rain is expected to shift east this afternoon but isolated to
scattered areas of rain will continue this afternoon, again mainly
in our southeastern counties. Periods of brief heavy rain may
occur on top of already saturated soils which may result in
localized nuisance or minor flooding problems.

Tonight, an extra lobe of energy is expected to pivot around the
upper level low and will swing through North and Central Texas on
Thursday. As this piece of energy swings into West Texas tonight,
some additional isentropic ascent in our southern counties will
likely generate more showers, but the models differ on where the
best moisture will remain. The ECMWF and GFS are quick to turn our
H850-700 winds to the west southwest and west overnight, pushing
the better moisture and rain east and southeast of the region.
However, the NAM and some of the hi-res guidance keep south-
southwest winds in this layer with the better moisture residing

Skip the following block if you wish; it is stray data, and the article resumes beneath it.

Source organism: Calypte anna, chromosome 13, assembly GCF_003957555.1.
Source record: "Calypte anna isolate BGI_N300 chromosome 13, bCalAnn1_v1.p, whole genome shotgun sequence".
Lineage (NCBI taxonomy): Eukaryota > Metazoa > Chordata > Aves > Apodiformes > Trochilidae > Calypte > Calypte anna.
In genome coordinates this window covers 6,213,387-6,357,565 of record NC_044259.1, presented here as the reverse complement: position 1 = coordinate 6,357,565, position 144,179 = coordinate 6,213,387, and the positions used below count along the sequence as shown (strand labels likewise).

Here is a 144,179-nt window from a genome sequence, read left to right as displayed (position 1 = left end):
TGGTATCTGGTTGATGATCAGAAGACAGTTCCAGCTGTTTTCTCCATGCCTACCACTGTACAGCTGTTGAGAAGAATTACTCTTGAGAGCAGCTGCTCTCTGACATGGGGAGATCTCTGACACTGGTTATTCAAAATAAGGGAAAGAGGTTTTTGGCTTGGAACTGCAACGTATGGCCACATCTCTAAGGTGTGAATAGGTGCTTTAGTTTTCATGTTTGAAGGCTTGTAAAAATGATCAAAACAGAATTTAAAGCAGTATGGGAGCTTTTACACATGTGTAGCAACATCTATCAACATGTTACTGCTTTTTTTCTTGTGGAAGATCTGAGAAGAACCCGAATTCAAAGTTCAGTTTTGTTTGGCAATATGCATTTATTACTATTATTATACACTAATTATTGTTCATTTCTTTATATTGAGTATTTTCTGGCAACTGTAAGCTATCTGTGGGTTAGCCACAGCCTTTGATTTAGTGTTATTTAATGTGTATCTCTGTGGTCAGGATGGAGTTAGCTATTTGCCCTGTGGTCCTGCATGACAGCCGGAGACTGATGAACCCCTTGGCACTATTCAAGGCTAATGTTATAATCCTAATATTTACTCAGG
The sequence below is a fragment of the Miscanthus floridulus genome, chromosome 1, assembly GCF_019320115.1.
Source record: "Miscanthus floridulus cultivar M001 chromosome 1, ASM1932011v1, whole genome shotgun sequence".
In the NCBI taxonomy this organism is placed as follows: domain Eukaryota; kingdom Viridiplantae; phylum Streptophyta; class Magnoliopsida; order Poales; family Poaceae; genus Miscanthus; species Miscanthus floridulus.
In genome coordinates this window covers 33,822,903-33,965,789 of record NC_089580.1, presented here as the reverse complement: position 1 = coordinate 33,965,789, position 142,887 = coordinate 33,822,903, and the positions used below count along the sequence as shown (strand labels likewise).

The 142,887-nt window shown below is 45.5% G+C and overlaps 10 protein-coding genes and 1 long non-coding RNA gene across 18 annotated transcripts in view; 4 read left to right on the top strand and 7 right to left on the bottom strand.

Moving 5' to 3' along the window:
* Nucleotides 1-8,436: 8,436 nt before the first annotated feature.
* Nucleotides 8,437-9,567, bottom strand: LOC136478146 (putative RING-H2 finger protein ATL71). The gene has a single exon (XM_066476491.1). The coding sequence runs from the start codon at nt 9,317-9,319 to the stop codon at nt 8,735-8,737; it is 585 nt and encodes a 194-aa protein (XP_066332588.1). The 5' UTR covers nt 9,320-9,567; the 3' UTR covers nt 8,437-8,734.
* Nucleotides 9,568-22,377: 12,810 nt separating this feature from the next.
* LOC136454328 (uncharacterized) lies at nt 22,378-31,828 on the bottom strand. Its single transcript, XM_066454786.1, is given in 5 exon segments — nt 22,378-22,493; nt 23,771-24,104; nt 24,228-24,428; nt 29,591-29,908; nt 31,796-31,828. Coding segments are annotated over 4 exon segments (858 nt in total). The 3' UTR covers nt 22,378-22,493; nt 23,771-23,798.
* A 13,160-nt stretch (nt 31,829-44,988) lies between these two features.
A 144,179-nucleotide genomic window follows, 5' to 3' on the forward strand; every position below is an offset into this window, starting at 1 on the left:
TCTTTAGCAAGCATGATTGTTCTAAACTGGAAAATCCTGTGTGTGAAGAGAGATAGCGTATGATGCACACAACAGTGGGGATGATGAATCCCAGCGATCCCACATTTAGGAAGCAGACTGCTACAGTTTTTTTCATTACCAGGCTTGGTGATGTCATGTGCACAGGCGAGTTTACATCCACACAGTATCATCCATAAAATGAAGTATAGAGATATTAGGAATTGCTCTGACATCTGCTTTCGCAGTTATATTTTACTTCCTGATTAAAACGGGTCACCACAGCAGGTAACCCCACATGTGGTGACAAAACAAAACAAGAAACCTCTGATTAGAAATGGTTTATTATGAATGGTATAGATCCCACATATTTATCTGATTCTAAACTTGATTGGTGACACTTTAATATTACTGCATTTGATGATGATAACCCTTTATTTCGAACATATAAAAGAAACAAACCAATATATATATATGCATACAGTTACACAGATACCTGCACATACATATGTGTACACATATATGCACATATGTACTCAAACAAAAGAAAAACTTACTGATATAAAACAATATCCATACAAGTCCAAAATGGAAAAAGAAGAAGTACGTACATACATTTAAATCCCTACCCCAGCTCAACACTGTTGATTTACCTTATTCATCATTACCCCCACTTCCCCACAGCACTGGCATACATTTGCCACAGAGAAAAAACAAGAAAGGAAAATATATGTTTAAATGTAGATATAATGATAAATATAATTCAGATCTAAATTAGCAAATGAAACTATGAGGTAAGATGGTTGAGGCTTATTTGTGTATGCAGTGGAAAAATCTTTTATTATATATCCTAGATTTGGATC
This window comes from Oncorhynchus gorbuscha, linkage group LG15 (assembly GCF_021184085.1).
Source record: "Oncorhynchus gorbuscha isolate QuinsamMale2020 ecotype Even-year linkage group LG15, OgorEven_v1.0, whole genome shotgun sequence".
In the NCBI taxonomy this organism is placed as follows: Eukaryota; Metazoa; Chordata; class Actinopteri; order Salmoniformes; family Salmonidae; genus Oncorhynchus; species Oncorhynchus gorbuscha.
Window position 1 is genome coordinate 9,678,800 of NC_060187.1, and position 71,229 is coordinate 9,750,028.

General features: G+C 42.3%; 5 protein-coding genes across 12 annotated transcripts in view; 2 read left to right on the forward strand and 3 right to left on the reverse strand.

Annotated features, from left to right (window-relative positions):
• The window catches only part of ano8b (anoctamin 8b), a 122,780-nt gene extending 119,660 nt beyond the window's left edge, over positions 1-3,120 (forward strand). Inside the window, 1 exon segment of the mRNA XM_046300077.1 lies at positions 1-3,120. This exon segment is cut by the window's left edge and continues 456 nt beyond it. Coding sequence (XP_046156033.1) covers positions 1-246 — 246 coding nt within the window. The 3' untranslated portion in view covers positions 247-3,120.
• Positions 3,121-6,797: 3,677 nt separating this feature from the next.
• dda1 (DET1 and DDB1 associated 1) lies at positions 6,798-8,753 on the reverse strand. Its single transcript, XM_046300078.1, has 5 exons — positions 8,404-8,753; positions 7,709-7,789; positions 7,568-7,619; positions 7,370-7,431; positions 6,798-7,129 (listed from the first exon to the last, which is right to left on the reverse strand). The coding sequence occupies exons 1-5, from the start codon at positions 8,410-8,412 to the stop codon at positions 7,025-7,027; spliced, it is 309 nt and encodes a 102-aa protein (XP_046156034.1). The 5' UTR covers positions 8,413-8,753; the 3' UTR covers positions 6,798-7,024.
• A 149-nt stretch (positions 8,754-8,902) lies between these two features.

over our eastern counties. Will keep 20-50 PoPs across the eastern
2/3rds of the region with the highest PoPs still confined in our
southeast counties where better isentropic ascent may still be
ongoing. However, depending on model trends and observations
today, these PoPs may have to be reduced or possibly expanded
more. Any precipitation tonight should end early Thursday morning.

Drier and warmer conditions are expected otherwise for Thursday
and Friday. Upper level ridging moves overhead on Thursday, and
then we return to a southwest flow pattern aloft on Friday as
another shortwave disturbance moves northeast from the Desert
Southwest into the Central Plains. Even though we will have some
lift across the region with this passing disturbance, southwest to
west winds in the lower to mid levels of the atmosphere, and
PWATs generally 0.50" or less, are expected to keep us dry.
Temperatures on Friday will likely be in the 70s across most of
the region.

Rain chances start returning to the forecast Friday night ahead of
the next system that will directly affect North and Central Texas.
Moisture will start returning across the region Friday night as
the surface winds back to the south in response to surface
cyclogenesis moving from Colorado into Kansas. The large, elongated
upper level trough will nose into the Southern Plains on Saturday